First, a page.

When Senate Majority Leader Chuck Schumer, D- N.Y, proposed a one-time exception to the filibuster in order to pass historic, federal voting rights legislation, it once again brought up the debate about the true efficacy of the filibuster. A hallmark of the Senate, the filibuster makes it possible for “unlimited debate” in the sense that multiple senators can talk for as long as they want about an issue. Many have criticized the filibuster, naming it as a delay tactic that allows nothing to pass in the Senate without pulling at very thin strings.
Others like Senate Minority Leader Mitch McConnell (R-Ky) defend the filibuster, accusing those who wish to change it, seeking to “shatter the soul of the Senate for short-term power.” In addition, Joe Manchin (D-W.Va) defends the filibuster with his speech on the Senate floor, saying that debate hasn’t been solved in history with a simple majority— in fact, the filibuster’s 60 vote rule generally protects members of the minority party. Similarly, Sinema (D- Ariz) gave a speech on the Senate floor and made it clear that she believes the filibuster plays an important role in “protecting our democracy from the transitory passions of the majority and respecting the input of the minority in the Senate.”
Both President Biden and Vice President Harris expressed their disappointment with the turn of events in the Senate— the voting to preserve the filibuster as well as the use of the filibuster to end debate on the voting rights bill. This comes after years of behind-the-scenes work in order to push back against measures in nineteen states that have passed legislation to restrict voting rights. Including ending 24 hour voting in Texas as well as the stipulation that requires new ID measures for mail-in voting, the bill that Democrats pushed to pass in the Senate would aim to push back against those statutes as it would be federal legislation. By establishing nationwide standards for ballot access that aim to oppose new restrictions passed by the states as well as having the potential to restore elements of the landmark Voting Rights Act that was struck down by the Supreme Court.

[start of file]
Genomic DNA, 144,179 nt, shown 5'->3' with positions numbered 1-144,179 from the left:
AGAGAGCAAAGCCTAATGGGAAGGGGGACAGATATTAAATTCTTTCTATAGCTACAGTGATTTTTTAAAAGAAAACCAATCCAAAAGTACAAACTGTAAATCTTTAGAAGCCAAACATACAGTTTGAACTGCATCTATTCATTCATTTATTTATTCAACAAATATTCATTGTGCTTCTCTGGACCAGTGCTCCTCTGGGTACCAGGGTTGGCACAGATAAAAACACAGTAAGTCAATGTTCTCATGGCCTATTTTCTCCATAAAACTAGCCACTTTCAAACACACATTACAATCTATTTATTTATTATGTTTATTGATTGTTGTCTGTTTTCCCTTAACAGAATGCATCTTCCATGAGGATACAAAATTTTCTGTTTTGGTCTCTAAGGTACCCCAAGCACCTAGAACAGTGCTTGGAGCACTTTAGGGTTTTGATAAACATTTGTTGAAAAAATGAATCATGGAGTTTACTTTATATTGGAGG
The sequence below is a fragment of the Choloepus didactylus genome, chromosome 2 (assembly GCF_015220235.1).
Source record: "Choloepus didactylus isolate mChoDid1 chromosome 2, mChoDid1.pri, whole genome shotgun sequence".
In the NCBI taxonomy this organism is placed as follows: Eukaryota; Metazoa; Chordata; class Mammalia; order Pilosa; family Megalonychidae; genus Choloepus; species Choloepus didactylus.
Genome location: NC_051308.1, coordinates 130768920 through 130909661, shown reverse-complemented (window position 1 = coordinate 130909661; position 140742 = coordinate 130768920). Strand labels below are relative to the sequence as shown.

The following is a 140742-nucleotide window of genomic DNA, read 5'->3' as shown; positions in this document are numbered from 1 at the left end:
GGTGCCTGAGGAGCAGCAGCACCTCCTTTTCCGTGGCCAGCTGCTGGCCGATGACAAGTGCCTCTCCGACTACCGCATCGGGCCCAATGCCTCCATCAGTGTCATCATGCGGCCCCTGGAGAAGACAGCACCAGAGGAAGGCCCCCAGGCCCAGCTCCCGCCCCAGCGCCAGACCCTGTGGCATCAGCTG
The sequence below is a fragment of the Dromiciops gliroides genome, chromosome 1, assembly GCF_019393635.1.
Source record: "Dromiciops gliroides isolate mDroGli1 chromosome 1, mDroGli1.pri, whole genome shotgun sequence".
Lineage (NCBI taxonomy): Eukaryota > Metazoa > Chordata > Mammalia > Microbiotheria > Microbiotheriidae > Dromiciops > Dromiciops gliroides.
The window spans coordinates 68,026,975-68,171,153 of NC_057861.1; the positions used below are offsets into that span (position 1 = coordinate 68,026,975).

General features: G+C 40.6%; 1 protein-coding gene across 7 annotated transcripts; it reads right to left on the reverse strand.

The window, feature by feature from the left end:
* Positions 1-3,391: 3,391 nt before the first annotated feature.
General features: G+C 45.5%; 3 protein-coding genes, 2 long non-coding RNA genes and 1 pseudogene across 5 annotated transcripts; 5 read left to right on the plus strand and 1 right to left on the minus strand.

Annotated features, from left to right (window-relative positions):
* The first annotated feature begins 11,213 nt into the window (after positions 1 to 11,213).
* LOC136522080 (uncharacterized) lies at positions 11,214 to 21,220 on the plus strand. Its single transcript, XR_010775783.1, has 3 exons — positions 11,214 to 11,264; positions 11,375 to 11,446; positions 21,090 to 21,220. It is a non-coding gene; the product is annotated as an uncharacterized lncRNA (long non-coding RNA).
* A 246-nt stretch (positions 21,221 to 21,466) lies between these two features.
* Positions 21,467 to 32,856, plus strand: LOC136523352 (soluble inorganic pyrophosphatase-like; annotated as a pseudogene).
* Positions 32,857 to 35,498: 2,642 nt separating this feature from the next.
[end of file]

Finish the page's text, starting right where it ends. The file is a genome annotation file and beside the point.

While Democrats see this move by Republicans as a way to restrict voting in underrepresented areas, taking votes away from them, the Republicans see the Democrats’ actions as a way to seek additional power by ending the filibuster. Tim Scott, a black conservative from South Carolina, accused Democrats of pushing a false narrative of how state laws that are being passed to restrict voting, are in essence, “Jim Crow 2.0.” Scott refers to how he believes the comparison of the time in history where Jim Crow laws were a way of life to today, is offensive to not only Black Americans but “to millions of Americans who fought, bled and died for the right to vote.” Scott’s speech drew a heated reaction from Cory Booker (D-N.J.) who continued to state that Democrats are simply dealing with the fact that in 2022, it is abhorrent that states are “blatantly removing more polling places from the counties where Blacks and Latinos are overrepresented.”
Seeing the result of the final vote has prompted concern over the additional injection of partisanship into election administration and counting votes, called election subversion. The final vote was extremely partisan, falling exactly on party lines. Though all 50 Democrats did support the voting rights bill, all 50 Republicans were united in their opposition. This left Democrats 10 votes short of the 60 needed to break the filibuster.